One in seven Mexican workers have left their country and are working in the United States
There were more than 7 million workers from Mexico in the U.S. labor force this year, 2 million more than six years ago, said the report's author, Jeanne Batalova of the Migration Policy Institute, a Washington think tank.
Batalova said the increase in numbers had to do with economic reasons, with more immigrants looking for a better life in the United States, but also with the increased enforcement at the U.S.-Mexican border.
"It became more dangerous to cross the border, and that caused a 'lock in' effect," Batalova told Reuters in a telephone interview.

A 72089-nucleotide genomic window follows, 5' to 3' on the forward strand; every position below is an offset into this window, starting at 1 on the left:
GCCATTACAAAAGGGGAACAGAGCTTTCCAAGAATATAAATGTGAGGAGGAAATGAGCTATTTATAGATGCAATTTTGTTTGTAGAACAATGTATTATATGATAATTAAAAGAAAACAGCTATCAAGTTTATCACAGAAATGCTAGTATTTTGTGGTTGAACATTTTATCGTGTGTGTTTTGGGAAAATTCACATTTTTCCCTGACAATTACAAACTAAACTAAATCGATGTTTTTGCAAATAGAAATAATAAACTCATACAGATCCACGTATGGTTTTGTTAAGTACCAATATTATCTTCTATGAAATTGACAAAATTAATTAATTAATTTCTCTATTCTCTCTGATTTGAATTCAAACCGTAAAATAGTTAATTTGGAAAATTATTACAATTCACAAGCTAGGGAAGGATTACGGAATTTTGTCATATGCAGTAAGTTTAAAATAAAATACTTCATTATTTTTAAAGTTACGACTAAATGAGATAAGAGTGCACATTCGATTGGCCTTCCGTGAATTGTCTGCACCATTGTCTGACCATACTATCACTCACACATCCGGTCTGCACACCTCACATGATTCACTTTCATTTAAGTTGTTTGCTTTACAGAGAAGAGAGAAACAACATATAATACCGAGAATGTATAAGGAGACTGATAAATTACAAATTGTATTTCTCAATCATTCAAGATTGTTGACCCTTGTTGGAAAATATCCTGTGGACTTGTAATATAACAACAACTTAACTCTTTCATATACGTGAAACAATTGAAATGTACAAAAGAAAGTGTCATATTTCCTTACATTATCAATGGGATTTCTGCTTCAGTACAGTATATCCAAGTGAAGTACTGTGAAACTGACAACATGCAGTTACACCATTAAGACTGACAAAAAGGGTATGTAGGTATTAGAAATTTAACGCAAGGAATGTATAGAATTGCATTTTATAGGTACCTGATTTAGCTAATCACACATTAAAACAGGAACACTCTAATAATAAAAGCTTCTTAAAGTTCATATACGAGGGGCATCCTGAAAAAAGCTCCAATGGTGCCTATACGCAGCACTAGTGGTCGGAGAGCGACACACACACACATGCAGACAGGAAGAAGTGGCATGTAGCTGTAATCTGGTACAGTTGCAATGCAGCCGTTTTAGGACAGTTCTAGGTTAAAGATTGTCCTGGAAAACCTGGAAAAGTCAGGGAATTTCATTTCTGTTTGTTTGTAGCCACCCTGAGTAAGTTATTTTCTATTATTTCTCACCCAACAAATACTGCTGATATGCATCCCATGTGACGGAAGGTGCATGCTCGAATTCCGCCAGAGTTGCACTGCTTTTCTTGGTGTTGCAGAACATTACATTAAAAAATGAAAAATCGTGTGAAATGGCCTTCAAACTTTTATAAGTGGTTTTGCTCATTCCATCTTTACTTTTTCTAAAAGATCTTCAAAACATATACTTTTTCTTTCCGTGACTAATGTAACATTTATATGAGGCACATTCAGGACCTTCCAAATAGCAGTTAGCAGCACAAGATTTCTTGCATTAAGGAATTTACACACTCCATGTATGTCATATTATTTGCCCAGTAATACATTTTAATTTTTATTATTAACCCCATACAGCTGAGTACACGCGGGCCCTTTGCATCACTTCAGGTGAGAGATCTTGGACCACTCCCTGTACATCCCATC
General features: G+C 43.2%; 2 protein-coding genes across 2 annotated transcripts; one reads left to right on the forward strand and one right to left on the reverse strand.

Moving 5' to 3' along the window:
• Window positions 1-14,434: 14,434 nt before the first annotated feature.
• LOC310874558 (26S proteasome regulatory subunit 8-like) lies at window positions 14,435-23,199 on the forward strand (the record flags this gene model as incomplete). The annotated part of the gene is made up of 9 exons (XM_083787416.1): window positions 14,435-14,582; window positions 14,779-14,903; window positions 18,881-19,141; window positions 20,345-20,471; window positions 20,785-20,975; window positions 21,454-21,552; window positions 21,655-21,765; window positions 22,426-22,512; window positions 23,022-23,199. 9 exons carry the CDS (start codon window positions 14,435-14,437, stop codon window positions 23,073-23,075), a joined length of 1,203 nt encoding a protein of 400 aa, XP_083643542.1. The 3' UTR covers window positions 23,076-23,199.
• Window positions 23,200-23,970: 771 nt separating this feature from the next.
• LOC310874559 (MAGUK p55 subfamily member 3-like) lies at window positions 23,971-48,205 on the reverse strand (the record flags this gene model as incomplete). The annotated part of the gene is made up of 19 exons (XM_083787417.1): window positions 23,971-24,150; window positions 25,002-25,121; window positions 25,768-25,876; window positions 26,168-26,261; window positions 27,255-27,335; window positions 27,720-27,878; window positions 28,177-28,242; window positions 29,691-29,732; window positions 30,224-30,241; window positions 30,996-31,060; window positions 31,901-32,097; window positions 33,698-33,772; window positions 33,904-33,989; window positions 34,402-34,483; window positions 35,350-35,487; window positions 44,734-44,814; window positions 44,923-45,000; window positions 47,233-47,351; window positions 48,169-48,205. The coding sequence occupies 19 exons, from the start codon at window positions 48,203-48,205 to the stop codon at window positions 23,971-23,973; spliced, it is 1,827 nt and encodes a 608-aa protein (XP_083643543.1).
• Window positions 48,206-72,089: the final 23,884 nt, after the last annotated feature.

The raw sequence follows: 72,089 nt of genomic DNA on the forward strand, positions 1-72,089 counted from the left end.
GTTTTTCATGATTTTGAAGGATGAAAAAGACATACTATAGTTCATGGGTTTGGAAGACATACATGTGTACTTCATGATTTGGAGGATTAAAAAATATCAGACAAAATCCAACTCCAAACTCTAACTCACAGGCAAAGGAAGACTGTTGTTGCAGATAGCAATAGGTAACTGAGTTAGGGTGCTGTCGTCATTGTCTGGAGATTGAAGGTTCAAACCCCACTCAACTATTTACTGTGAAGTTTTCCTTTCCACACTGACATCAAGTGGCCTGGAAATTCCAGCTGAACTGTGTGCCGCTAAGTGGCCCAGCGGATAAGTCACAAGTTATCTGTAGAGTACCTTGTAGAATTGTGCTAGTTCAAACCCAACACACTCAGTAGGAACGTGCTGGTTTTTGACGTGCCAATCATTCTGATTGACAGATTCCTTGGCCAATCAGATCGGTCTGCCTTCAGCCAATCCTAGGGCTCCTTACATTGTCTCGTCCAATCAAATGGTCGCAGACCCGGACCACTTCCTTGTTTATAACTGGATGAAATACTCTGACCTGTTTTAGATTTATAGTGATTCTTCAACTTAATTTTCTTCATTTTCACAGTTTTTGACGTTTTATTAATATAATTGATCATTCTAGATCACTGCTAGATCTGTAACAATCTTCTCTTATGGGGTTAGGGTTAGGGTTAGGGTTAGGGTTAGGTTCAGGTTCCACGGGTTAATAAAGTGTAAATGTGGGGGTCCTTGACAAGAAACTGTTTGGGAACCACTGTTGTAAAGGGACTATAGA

Up to 9.4 percent of the all persons born in Mexico were living in the United States in 2005, according to the report. In the same year, 14 percent of Mexican workers had jobs on U.S. soil, compared to 2.5 percent of Canadians.
Based on data from the Census Bureau 2006 Current Population Survey, Batalova found that Mexicans accounted for nearly one-third of the 22.6 million foreign-born workers in the United States, or almost 5 percent of the total civilian labor force.
More than 11 million illegal immigrants, most of them from Mexico, live in the United States, according to the Pew Hispanic Center, another think tank in Washington that follows immigration trends.
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